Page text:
There is a perception of an uneven burden and spread of migration across the European Union. If associate citizenship were to be adopted, it would mean that—in reverse—large numbers of UK nationals would be able to take advantage of that.

      • Stuart McMillan (Greenock and Inverclyde) (SNP):

        I have found that area fascinating. I was going to come to Mr Donnelly first, but he pre-empted my question.

        On Mr Katwala’s point regarding the catch-22 situation with associate membership, if a proposal for associate membership were put on the table, there would be clear benefits for UK nationals. However, I could also foresee benefits for the 27 member states in terms of the financial sector, academia and researchers—the committee has received evidence on that. Issues have been raised about industry and workers being enticed to relocate from the UK to elsewhere in the EU when the UK comes out of the EU. Would associate membership make that easier, or would it not have much of an impact?

      • Sunder Katwala:

        That is another way of restating the catch-22 issue. The proposal would have an impact if there was a very distant and cold Brexit in which Britain was to the European Union what it is to anywhere else in the world, such as South Korea or Japan. The closer the partnership with the EU, the less impact it would have. The political willingness would be strong if there was a very close partnership, but very weak if relationships totally broke down. At that point, it would become rather a one-way offer for people to opt in.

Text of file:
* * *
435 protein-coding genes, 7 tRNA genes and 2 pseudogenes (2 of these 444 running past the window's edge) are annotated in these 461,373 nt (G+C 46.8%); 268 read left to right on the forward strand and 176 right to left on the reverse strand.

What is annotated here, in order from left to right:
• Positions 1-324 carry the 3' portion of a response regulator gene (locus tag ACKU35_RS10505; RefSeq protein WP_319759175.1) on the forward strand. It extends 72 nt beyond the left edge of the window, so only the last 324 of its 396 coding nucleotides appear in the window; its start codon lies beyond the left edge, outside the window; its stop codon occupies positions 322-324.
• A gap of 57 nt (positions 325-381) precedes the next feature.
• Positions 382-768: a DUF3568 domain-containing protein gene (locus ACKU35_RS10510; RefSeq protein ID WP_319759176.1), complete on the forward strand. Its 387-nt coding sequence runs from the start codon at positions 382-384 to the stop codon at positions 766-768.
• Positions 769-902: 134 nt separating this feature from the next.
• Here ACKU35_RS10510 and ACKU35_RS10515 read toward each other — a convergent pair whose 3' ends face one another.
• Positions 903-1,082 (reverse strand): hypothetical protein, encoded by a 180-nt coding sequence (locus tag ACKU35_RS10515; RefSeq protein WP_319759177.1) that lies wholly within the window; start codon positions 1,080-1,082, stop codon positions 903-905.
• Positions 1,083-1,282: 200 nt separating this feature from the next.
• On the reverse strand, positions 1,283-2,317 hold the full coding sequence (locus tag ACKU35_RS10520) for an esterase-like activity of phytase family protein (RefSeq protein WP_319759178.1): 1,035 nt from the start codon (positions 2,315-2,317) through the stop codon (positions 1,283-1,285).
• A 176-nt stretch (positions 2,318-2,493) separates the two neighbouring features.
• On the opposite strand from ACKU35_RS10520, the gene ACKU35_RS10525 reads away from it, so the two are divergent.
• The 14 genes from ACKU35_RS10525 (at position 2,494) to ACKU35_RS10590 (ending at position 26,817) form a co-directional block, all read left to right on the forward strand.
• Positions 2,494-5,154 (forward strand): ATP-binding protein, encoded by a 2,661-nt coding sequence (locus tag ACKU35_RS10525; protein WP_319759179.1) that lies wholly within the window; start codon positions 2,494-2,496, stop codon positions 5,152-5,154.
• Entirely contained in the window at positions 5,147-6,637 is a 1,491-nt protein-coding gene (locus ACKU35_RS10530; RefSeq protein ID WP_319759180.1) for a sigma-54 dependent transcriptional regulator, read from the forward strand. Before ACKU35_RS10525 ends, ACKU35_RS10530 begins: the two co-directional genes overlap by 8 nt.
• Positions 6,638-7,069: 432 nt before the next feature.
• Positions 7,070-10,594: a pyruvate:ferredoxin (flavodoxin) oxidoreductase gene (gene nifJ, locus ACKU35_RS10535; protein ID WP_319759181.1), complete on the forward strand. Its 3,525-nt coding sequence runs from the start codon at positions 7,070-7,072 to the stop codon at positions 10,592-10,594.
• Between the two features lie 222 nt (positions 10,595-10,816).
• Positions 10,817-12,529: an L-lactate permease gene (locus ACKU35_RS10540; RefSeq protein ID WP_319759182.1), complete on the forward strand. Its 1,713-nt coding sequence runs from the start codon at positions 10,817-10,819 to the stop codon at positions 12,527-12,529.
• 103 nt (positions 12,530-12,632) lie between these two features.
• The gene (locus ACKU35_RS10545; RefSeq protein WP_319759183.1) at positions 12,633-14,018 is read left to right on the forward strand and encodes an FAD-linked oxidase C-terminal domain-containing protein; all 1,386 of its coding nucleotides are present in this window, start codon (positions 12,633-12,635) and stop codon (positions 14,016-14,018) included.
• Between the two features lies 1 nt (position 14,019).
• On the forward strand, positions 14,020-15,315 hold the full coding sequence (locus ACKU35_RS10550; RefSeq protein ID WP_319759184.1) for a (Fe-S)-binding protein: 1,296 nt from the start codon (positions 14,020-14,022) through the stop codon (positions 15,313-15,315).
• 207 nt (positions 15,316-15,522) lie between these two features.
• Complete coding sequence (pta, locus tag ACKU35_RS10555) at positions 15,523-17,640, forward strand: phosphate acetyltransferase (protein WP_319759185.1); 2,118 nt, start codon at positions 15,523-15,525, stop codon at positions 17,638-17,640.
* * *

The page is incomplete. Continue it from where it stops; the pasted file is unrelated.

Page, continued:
One of the features of attitudes in the UK—including Scotland, although following the referendum this might change—is that people’s level of identification as European is distinctly lower in the UK in comparison with that of people in all the other EU member states. In the NatCen evidence, the level of people choosing European among all the other identities was running at about 15 per cent. It might be that, after June and into the future, the people who voted remain feel much more European. The symbolism might not be as effective as some people feel that is.

        The identity issue affects why the debate in Britain about free movement, which is a big issue in the negotiations, is different from the debate in the rest of the EU. If you have an idea of national citizenship that involves European citizenship and a European identity—which is, basically, the norm in the other countries—free movement will be seen as a hybrid of migration and internal mobility. In the UK, free movement looks much more like a form of immigration than a form of internal mobility, because the salience of European citizenship in the UK was low, ahead of the referendum.

      • Brendan Donnelly: